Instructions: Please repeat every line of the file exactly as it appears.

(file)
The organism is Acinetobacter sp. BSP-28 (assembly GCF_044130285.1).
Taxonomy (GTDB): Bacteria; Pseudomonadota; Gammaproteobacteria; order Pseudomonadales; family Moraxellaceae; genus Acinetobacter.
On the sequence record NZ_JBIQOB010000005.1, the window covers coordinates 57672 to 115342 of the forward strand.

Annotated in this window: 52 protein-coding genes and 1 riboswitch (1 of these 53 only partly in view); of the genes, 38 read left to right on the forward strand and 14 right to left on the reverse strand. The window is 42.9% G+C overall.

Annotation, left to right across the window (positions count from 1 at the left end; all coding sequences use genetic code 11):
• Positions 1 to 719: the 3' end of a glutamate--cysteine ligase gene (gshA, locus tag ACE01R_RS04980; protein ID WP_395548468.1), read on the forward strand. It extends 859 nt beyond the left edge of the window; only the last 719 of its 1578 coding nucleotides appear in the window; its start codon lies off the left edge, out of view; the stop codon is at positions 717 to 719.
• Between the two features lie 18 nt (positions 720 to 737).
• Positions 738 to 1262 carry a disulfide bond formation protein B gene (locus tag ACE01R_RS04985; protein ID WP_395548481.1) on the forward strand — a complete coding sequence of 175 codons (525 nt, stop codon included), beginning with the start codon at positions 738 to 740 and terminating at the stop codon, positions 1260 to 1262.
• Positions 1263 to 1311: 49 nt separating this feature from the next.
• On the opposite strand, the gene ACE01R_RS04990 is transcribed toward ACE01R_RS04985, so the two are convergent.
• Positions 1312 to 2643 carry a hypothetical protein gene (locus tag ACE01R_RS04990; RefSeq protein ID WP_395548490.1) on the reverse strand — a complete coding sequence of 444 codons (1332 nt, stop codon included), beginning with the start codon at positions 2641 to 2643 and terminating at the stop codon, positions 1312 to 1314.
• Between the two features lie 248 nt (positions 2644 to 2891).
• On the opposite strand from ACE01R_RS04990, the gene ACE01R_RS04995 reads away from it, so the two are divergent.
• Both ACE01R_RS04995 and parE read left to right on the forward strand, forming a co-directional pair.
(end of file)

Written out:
The organism is Acinetobacter sp. BSP-28 (assembly GCF_044130285.1).
Taxonomy (GTDB): Bacteria; Pseudomonadota; Gammaproteobacteria; order Pseudomonadales; family Moraxellaceae; genus Acinetobacter.
On the sequence record NZ_JBIQOB010000005.1, the window covers coordinates 57672 to 115342 of the forward strand.

Annotated in this window: 52 protein-coding genes and 1 riboswitch (1 of these 53 only partly in view); of the genes, 38 read left to right on the forward strand and 14 right to left on the reverse strand. The window is 42.9% G+C overall.

Annotation, left to right across the window (positions count from 1 at the left end; all coding sequences use genetic code 11):
• Positions 1 to 719: the 3' end of a glutamate--cysteine ligase gene (gshA, locus tag ACE01R_RS04980; protein ID WP_395548468.1), read on the forward strand. It extends 859 nt beyond the left edge of the window; only the last 719 of its 1578 coding nucleotides appear in the window; its start codon lies off the left edge, out of view; the stop codon is at positions 717 to 719.
• Between the two features lie 18 nt (positions 720 to 737).
• Positions 738 to 1262 carry a disulfide bond formation protein B gene (locus tag ACE01R_RS04985; protein ID WP_395548481.1) on the forward strand — a complete coding sequence of 175 codons (525 nt, stop codon included), beginning with the start codon at positions 738 to 740 and terminating at the stop codon, positions 1260 to 1262.
• Positions 1263 to 1311: 49 nt separating this feature from the next.
• On the opposite strand, the gene ACE01R_RS04990 is transcribed toward ACE01R_RS04985, so the two are convergent.
• Positions 1312 to 2643 carry a hypothetical protein gene (locus tag ACE01R_RS04990; RefSeq protein ID WP_395548490.1) on the reverse strand — a complete coding sequence of 444 codons (1332 nt, stop codon included), beginning with the start codon at positions 2641 to 2643 and terminating at the stop codon, positions 1312 to 1314.
• Between the two features lie 248 nt (positions 2644 to 2891).
• On the opposite strand from ACE01R_RS04990, the gene ACE01R_RS04995 reads away from it, so the two are divergent.
• Both ACE01R_RS04995 and parE read left to right on the forward strand, forming a co-directional pair.